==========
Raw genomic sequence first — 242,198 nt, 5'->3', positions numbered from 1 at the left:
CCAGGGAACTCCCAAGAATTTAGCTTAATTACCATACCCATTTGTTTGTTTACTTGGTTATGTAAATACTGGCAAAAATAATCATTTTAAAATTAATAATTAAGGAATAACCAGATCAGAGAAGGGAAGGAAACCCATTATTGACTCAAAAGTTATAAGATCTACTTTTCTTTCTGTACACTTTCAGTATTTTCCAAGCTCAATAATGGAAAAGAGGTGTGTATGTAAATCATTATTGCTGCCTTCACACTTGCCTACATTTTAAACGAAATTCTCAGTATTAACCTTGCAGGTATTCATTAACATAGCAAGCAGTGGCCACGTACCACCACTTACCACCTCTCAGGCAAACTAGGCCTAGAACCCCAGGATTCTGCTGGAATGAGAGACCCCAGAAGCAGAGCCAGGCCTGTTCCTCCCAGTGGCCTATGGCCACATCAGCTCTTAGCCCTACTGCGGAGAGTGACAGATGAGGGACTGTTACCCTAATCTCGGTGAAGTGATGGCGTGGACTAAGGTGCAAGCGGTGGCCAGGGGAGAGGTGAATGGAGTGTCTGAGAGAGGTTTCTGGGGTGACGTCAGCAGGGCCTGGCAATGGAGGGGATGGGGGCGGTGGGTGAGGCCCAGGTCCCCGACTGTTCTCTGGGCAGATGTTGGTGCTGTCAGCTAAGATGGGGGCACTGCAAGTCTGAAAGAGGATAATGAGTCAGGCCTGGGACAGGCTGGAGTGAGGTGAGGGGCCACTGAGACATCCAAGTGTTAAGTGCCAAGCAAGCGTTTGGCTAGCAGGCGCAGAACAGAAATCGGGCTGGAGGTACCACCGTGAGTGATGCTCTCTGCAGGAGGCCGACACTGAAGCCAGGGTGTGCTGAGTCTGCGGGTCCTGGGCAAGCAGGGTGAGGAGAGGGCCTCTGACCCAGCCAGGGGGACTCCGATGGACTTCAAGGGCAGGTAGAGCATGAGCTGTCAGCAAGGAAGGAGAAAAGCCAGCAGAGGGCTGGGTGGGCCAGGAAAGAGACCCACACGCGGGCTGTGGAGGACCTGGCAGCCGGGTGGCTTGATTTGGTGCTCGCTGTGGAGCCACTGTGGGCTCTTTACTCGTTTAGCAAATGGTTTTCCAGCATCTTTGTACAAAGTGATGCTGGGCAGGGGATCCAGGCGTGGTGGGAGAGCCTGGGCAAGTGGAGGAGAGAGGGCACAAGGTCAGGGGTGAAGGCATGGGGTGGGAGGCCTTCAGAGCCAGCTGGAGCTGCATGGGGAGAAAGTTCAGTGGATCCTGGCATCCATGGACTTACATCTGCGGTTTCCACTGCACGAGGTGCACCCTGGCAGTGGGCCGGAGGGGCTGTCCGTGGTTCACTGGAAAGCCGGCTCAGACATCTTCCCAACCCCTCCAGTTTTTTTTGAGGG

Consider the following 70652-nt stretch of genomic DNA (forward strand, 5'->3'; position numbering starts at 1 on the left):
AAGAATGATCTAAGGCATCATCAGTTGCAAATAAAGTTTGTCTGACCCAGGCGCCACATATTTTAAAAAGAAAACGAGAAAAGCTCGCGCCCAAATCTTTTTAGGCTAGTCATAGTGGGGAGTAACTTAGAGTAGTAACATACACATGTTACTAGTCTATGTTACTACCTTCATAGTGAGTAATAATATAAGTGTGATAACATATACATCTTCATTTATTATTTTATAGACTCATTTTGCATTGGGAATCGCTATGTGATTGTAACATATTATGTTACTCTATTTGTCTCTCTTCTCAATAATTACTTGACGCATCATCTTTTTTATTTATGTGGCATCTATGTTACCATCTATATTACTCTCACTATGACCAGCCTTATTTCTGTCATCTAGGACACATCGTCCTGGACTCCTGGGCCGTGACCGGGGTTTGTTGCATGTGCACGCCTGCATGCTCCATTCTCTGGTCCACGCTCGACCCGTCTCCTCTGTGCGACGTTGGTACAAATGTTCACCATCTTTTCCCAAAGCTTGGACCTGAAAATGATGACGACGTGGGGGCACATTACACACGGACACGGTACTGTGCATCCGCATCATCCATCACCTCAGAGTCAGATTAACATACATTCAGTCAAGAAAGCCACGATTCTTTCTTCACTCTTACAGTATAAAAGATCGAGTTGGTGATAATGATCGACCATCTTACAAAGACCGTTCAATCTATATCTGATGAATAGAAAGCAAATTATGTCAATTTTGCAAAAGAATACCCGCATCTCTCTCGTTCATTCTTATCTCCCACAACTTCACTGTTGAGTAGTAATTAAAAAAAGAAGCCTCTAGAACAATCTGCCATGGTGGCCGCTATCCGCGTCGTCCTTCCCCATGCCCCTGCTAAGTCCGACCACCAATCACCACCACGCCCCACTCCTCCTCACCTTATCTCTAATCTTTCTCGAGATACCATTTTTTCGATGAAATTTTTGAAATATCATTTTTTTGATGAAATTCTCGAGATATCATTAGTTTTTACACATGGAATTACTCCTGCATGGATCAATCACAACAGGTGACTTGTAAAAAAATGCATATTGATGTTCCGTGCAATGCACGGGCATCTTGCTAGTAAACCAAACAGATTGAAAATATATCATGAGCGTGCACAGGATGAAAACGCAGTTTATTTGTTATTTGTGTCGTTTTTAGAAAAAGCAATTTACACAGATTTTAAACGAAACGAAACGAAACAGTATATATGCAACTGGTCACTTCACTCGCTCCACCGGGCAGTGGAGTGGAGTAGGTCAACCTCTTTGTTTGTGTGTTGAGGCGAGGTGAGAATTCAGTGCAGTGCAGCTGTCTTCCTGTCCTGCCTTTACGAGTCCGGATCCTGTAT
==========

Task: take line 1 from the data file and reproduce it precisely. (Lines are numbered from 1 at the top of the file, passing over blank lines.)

Raw genomic sequence first — 242,198 nt, 5'->3', positions numbered from 1 at the left: